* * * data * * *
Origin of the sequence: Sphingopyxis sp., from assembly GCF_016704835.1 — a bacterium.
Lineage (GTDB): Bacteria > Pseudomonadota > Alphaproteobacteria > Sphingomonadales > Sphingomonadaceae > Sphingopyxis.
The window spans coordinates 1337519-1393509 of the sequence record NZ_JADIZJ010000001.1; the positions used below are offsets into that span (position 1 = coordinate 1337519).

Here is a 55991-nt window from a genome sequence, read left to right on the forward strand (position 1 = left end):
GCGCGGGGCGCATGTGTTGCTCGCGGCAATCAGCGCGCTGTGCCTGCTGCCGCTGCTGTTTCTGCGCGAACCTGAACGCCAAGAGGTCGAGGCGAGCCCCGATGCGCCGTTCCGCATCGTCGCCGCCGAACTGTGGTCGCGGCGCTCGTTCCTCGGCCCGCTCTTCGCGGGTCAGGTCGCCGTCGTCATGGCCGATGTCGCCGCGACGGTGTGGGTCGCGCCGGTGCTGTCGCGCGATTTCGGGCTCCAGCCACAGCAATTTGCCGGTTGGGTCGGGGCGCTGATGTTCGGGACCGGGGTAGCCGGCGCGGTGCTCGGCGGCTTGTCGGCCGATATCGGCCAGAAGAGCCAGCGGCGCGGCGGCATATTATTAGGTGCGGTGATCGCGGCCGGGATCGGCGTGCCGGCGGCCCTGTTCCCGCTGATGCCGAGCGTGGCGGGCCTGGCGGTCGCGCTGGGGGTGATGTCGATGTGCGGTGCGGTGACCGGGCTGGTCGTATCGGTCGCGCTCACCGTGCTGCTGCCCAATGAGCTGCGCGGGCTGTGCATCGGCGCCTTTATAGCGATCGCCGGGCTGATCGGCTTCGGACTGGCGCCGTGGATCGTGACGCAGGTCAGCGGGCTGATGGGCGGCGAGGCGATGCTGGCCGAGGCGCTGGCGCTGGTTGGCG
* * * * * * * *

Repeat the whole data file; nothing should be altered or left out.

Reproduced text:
Origin of the sequence: Sphingopyxis sp., from assembly GCF_016704835.1 — a bacterium.
Lineage (GTDB): Bacteria > Pseudomonadota > Alphaproteobacteria > Sphingomonadales > Sphingomonadaceae > Sphingopyxis.
The window spans coordinates 1337519-1393509 of the sequence record NZ_JADIZJ010000001.1; the positions used below are offsets into that span (position 1 = coordinate 1337519).

Here is a 55991-nt window from a genome sequence, read left to right on the forward strand (position 1 = left end):
GCGCGGGGCGCATGTGTTGCTCGCGGCAATCAGCGCGCTGTGCCTGCTGCCGCTGCTGTTTCTGCGCGAACCTGAACGCCAAGAGGTCGAGGCGAGCCCCGATGCGCCGTTCCGCATCGTCGCCGCCGAACTGTGGTCGCGGCGCTCGTTCCTCGGCCCGCTCTTCGCGGGTCAGGTCGCCGTCGTCATGGCCGATGTCGCCGCGACGGTGTGGGTCGCGCCGGTGCTGTCGCGCGATTTCGGGCTCCAGCCACAGCAATTTGCCGGTTGGGTCGGGGCGCTGATGTTCGGGACCGGGGTAGCCGGCGCGGTGCTCGGCGGCTTGTCGGCCGATATCGGCCAGAAGAGCCAGCGGCGCGGCGGCATATTATTAGGTGCGGTGATCGCGGCCGGGATCGGCGTGCCGGCGGCCCTGTTCCCGCTGATGCCGAGCGTGGCGGGCCTGGCGGTCGCGCTGGGGGTGATGTCGATGTGCGGTGCGGTGACCGGGCTGGTCGTATCGGTCGCGCTCACCGTGCTGCTGCCCAATGAGCTGCGCGGGCTGTGCATCGGCGCCTTTATAGCGATCGCCGGGCTGATCGGCTTCGGACTGGCGCCGTGGATCGTGACGCAGGTCAGCGGGCTGATGGGCGGCGAGGCGATGCTGGCCGAGGCGCTGGCGCTGGTTGGCG